On a recent trip to Asheville, North Carolina, I discovered artwork using 'acrylic skins'. It caught my attention as I saw an artist's gallery station with drying skins laid out and could see the end results displayed on canvas in the gallery. When I returned to my own studio, I decided to experiment using the technique. I watched a few You Tube videos by Debbie Arnold, an artist who works with acrylic skins to create abstract collages to fuel my understanding of the process. I wanted to use my acrylic skins to give an added dimension to a landscape, specifically the Blue Ridge Mountains I'd viewed while on my trip. I can really recommend Debbie's 'how to' videos showing each stage and advising on tools and media required.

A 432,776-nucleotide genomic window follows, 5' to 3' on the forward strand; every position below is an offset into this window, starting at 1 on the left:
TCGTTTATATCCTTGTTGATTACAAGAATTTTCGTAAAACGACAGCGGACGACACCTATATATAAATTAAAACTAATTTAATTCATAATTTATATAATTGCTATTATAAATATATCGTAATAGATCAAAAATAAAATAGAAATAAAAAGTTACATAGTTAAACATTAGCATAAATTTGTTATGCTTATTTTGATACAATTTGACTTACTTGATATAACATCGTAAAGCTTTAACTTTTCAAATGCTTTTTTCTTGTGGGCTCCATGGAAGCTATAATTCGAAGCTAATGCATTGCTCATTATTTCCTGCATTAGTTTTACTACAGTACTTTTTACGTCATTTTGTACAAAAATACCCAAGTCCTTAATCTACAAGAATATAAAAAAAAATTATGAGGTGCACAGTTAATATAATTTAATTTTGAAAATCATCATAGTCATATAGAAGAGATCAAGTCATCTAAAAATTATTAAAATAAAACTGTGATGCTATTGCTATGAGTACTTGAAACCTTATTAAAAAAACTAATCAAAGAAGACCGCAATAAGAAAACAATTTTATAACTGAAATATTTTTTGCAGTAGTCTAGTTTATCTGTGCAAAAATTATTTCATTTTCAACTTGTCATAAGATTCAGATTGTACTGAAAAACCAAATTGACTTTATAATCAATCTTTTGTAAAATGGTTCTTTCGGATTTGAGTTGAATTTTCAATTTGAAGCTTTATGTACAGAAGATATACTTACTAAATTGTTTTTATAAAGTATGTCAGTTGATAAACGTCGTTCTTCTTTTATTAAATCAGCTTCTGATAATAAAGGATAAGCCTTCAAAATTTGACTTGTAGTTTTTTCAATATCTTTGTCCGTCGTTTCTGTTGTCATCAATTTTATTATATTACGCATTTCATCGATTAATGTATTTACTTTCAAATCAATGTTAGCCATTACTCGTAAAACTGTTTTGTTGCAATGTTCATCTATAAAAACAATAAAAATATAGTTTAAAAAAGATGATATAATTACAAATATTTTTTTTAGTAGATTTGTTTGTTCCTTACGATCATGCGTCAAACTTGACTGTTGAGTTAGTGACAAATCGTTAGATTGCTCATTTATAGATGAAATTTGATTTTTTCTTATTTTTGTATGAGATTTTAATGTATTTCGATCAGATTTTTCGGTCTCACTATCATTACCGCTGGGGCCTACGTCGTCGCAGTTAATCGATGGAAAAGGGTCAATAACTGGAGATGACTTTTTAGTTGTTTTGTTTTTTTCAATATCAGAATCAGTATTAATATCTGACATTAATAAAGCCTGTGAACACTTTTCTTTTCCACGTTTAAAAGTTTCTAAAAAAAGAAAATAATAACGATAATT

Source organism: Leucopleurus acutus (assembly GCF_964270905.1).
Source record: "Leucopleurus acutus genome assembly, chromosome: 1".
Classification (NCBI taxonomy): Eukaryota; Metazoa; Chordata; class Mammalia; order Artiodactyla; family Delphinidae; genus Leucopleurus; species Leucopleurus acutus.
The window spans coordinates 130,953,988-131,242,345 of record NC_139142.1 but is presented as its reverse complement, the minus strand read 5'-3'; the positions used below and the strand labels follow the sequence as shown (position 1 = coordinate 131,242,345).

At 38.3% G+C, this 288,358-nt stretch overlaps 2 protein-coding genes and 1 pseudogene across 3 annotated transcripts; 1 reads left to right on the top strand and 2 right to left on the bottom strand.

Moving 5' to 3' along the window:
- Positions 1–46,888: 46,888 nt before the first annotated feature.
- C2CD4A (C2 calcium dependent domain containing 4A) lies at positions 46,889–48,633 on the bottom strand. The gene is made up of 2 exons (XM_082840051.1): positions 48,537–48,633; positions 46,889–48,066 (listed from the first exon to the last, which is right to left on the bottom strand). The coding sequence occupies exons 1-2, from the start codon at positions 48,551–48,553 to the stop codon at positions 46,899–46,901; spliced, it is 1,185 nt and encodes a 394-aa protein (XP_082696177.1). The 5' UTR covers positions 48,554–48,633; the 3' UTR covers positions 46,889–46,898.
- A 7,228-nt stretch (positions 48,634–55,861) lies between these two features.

Making the skins themselves was enjoyable but a learning process. I used silicon mats to lay out the acrylic matte medium which forms the base of the skin. I don't think it worked as well as Debbie's polythene covered cardboard as it wasn't as flexible so the skin buckled a little as it dried. It was difficult to gauge how thick to layer the matte medium. I was afraid it would be too delicate if I laid it thinly but making it thicker meant that it didn't have as much movement as it should have had. These are things that I'm sure I'll get more practiced and instinctive in future pieces. My favorite part was dropping in my liquid acrylic paints and using my clay tools to move the paint around. There was something very satisfying and fluid about this stage. I guess there is a temptation to overwork the paint with a little bit of judgement the outcome is pretty. Then the difficult part - patience! I had to wait a week for the skins to dry properly to be ready to form into my landscape painting on canvas.